The union that killed education

Paul Craig Roberts
February 14, 2003

The union that killed education

If you have a child in public school, you need to read "The Worm in the
Apple: How the Teachers Unions Are Destroying American Education," a new
book by Peter Brimelow.

Public schools are run by the National Educational Association. They are
not run by people you can hold accountable, such as teachers,
superintendents and school boards. The NEA opposes merit pay, charter
schools and any decision by any school administrator that has not been
determined in advance by collective bargaining. Simply put, the NEA
opposes everything except its own power.

In Connecticut, the teachers union filed a grievance demanding pay for
an extra two minutes a week that the union claimed teachers worked. In
Pennsylvania, a grievance was filed because coffee and doughnuts were
not provided during a teacher training day. Jaime Escalante, a teacher
whose extraordinary success in teaching calculus to inner-city Hispanics
resulted in a Hollywood movie, was run out of his California school
district by the teachers union. Escalante, it seems, violated union
rules by complaining about teachers who used the teachers' lounge as a
real estate office and called in sick to extend their weekends. A high
school principal who requested that teachers write daily objectives on
the classroom board was denounced by the union as a "draconian zealot."

Meanwhile, kids aren't learning. The vocabulary of the average American
14-year-old has dropped from 25,000 words to 10,000. San Francisco
Examiner reporter Emily Gurnon asked teen-agers to identify the country
from which America won its independence. Among the answers: "Japan or
something, China. Somewhere out there on the other side of the world."
"It wouldn't be Canada, would it?" "I don't know; I don't even, like,
have a clue." "I want to say Korea. I'm tripping."

Brimelow next introduces the teachers. Sara Boyd, a recipient of many
awards and accolades during her teaching career, experienced difficulty
passing a mathematics competency test. She sued the state of California,
claiming the test was racially discriminatory. But at her deposition she
was unable to answer the question: "What percent of 80 is 8?"

Teachers can't teach because the union won't let them. Perhaps it is
just as well. Here are some course listings in the education department
at the University of Massachusetts: Embracing Diversity, Diversity and
Change, Oppression and Education, Introduction to Multicultural
Education, Black Identity, Classism, Racism, Sexism,
Lesbian/Gay/Bisexual Oppression, Jewish Oppression, Oppression of the
Disabled, Erroneous Beliefs.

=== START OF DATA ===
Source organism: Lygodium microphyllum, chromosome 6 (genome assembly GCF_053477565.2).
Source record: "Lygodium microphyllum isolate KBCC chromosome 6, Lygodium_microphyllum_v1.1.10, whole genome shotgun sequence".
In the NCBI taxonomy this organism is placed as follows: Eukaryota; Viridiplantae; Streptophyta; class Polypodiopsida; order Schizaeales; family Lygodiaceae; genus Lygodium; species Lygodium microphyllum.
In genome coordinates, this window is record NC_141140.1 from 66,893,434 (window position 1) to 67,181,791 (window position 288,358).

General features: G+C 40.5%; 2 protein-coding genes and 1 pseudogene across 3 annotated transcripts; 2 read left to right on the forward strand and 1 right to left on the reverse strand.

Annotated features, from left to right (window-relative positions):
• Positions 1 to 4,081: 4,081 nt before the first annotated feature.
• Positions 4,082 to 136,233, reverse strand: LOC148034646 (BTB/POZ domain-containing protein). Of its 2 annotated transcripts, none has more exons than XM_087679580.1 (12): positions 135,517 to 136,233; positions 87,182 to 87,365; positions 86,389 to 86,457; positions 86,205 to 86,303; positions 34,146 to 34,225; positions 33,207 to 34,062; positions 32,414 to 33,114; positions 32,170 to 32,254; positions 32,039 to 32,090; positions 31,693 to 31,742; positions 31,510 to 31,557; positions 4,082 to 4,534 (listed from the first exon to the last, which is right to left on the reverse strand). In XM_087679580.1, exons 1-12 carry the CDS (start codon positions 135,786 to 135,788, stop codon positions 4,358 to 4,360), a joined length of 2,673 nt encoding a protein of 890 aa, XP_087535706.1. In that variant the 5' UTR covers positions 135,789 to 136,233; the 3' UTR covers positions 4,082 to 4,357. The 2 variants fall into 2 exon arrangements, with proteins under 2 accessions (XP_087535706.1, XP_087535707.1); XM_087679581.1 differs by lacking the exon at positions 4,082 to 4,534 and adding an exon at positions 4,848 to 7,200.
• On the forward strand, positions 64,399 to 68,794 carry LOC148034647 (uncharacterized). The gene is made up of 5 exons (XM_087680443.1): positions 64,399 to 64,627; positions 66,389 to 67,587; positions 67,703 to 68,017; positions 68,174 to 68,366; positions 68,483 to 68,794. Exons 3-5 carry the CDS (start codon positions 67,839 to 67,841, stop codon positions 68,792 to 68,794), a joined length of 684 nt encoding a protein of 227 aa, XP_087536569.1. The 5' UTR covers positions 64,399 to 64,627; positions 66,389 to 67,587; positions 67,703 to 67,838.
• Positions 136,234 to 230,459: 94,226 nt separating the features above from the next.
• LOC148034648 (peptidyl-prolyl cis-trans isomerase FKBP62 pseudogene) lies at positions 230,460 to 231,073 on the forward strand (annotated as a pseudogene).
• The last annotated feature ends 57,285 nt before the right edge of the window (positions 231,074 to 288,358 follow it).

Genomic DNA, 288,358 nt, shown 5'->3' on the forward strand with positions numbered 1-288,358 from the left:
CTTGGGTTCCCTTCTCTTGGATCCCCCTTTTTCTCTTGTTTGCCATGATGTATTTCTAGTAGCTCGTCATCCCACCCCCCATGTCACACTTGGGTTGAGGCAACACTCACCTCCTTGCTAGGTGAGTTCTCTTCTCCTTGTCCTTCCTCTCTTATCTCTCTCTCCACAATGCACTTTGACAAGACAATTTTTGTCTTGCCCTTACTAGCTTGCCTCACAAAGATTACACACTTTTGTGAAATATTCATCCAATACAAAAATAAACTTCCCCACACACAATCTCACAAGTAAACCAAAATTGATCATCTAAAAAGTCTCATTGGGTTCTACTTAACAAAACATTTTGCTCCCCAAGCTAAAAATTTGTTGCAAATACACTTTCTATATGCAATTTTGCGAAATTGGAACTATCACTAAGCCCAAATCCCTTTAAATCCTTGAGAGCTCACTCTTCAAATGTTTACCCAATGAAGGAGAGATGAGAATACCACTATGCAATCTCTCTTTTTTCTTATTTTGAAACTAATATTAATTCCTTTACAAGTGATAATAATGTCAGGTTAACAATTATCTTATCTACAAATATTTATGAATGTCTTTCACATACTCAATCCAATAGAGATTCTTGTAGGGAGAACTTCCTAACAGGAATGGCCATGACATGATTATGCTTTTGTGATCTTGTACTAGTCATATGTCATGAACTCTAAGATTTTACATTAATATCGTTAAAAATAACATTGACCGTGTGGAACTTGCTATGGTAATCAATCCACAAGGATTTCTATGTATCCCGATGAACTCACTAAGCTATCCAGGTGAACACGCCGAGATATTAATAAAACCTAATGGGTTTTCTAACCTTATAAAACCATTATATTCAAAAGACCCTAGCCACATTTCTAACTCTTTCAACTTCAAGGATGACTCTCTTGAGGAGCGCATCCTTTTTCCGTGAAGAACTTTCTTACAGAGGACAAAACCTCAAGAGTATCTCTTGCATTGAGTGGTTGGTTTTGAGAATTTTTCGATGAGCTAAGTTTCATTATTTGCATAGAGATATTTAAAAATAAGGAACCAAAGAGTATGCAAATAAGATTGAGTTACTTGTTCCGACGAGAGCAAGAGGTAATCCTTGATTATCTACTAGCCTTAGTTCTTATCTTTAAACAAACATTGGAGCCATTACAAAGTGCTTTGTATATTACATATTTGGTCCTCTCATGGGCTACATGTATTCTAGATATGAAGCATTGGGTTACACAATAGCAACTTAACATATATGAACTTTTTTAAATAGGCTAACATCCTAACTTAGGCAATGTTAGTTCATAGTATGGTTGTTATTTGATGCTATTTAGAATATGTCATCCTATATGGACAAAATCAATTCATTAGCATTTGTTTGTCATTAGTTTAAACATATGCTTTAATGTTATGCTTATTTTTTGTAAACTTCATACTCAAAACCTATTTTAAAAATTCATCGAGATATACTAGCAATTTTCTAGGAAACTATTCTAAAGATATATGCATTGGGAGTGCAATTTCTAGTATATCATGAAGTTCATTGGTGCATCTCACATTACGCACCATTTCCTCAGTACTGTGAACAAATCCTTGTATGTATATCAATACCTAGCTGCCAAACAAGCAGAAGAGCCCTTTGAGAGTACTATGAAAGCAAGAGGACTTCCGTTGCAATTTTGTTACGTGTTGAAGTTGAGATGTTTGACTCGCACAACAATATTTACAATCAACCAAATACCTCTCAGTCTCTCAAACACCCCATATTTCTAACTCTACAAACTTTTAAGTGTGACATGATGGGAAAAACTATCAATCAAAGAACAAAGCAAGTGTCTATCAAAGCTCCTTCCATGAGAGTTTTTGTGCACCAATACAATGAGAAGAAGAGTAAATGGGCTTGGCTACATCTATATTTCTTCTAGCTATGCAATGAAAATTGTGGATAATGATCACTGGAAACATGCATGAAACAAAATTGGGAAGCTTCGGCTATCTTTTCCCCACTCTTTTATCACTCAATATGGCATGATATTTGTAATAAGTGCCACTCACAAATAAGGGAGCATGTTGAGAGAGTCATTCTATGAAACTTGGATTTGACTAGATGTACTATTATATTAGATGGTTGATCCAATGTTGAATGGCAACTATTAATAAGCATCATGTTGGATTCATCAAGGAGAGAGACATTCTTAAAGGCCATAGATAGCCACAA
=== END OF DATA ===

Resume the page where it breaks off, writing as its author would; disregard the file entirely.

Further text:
Schools of education have turned teachers into agents of the therapeutic
state, a new form of government analyzed by Paul Gottfried in his recent
book, "Multiculturalism and the Politics of Guilt." Indoctrination and
social reconstruction have replaced the traditional emphasis on reading,
writing and arithmetic.

When you can stop laughing or crying, pay attention. Brimelow is
serious. He knows the NEA inside out. But the media do not. Brimelow has
a chapter describing how the NEA bribes the media for favorable stories
by handing out "media awards." The Dallas Morning News won three awards
for promoting a trip by area teachers to the state capital to lobby for
money for teachers raises. In 2000, when NEA delegates voted to
strengthen their policy against merit pay for teachers, The Associated
Press reported the opposite. Newspapers across the country then
editorialized on the basis of the erroneous AP report.

The problem, says Brimelow, is that the NEA is the backbone of the
Democratic Party and public education is a government monopoly. Brimelow
asks Lenin's question, "What Is to Be Done?" and replies with 24

One senses that Brimelow believes reform has little hope when it is
opposed by NEA lobbying. If the NEA is to be undone, its undoing will
come from parents and teachers deserting the schools. Homeschoolers,
without benefit of fancy facilities, science labs and huge expenditures
of money. outscore public school students.

Teachers themselves are dropping out, demoralized by lack of
professionalism, chaos and crumbling educational standards. As readers
recently pointed out to me, teachers are being imported from India and
other Third World countries under the H-1B visa program to take the jobs
that American teachers are abandoning.

Brimelow uses the wrong tense when he writes that "the teacher unions
are destroying American education." They have destroyed it.

(c)2003 Creators Syndicate, Inc.